Argrave stopped at a neat black outfit with a long yet thin coat. The collar and lapel had been fitted with a resplendent gold fur, and Argrave ran his hand against it. “Huh. Soft.” The cuffs were studded with small rubies, and flourishes of gold thread decorated the outfit tastefully.

“They’re Vasquer colors, but… well, it’s hardly their fault these colors work so well together.” Argrave looked back to Galamon and Anneliese. “I think I’ve found what I’ll wear.”

“It will look nice,” commented Anneliese.

“I should hope so,” said Argrave. “Would you like something while we’re here? A lovely dress, perhaps? It’s only fair. Most of this business regarding Elias was your idea, anyway. I just supplied the knowledge—you came up with the plan,” he gestured towards Anneliese.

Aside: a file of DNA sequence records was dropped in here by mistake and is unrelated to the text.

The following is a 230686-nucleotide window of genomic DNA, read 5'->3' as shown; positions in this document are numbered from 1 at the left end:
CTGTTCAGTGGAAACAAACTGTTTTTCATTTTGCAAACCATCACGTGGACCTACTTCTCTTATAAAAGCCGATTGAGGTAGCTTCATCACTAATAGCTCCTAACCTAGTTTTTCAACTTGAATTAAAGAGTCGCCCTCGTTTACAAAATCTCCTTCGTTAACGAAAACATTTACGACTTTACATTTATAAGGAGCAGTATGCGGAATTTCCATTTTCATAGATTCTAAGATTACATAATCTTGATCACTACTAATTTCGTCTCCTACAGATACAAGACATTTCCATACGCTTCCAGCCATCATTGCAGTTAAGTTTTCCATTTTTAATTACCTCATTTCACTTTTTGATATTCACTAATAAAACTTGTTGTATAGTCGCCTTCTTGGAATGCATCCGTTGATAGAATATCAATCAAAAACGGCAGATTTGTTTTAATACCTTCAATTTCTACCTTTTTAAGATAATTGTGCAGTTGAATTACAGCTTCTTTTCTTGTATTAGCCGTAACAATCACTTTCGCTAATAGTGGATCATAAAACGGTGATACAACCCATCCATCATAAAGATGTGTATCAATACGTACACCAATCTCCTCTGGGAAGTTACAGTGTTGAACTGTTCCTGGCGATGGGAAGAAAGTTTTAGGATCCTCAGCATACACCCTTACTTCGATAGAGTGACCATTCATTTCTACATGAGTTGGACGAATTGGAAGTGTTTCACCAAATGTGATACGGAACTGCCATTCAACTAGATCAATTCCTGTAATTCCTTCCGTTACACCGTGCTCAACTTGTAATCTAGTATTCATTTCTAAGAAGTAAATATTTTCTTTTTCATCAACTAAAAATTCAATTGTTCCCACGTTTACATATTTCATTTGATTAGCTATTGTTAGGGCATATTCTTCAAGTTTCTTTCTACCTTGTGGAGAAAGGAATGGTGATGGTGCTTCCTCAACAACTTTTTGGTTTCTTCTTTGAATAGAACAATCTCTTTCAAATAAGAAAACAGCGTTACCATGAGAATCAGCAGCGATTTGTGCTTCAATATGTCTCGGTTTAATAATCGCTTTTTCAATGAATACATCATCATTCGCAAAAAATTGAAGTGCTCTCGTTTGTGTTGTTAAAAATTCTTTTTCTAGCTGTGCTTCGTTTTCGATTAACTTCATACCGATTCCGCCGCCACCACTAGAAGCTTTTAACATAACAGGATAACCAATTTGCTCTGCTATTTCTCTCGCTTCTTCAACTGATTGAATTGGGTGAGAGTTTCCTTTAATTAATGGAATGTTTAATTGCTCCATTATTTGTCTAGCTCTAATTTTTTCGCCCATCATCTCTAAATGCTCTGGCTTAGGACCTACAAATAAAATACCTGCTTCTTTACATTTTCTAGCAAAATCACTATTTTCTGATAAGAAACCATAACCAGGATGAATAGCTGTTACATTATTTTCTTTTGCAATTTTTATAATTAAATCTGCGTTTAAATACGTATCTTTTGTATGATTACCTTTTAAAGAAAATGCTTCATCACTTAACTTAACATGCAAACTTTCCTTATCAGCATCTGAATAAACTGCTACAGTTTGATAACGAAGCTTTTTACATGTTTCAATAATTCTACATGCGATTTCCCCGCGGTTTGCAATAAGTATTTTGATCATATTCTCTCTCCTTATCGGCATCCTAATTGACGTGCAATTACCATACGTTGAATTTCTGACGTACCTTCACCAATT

“We agreed I should not attend,” Anneliese shook her head. “The presence of Veidimen at the banquet would only be a detriment to your ability to persuade those present.”

“No personal interest?” Argrave inquired.

“No,” she laughed.

“Shame,” Argrave shrugged. “You’d look fantastic in something like this,” Argrave walked up to a slender white dress on display decorated with lines of gold and silver running along its length. Foremost on its decorations were myriad ambers, each shining against the light.

“Well, no matter. I should find the tailor, get my measurements done…” Argrave walked away.